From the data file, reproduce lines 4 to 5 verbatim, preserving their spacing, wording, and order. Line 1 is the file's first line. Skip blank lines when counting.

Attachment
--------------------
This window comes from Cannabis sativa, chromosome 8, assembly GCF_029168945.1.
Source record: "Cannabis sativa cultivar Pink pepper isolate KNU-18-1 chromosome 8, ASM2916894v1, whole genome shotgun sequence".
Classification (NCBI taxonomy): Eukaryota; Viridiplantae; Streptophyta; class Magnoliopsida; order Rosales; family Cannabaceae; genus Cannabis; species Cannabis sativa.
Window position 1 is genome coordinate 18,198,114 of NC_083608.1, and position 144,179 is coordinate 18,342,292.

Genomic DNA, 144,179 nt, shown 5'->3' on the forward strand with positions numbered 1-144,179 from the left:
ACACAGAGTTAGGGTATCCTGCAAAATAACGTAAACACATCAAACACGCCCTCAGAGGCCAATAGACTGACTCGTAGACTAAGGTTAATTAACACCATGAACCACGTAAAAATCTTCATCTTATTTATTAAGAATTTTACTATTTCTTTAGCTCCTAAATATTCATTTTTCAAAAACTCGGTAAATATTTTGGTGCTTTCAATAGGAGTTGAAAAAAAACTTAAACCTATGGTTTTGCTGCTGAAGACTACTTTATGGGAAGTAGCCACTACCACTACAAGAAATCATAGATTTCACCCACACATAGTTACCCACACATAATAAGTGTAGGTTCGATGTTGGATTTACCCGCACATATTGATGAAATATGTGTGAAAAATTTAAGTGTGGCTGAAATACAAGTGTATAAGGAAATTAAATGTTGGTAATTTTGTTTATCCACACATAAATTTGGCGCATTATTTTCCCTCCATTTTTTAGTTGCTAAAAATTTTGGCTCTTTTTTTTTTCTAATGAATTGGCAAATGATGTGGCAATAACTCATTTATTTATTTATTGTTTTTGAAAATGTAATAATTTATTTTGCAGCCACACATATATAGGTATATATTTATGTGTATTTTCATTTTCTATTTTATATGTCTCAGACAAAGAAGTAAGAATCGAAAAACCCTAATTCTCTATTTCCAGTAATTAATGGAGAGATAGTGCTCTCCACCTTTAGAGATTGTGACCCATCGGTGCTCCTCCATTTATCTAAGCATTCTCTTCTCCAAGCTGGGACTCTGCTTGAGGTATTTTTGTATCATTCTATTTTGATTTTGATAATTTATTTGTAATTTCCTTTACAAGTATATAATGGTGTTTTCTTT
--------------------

Window position 1 is genome coordinate 18,198,114 of NC_083608.1, and position 144,179 is coordinate 18,342,292.

Genomic DNA, 144,179 nt, shown 5'->3' on the forward strand with positions numbered 1-144,179 from the left: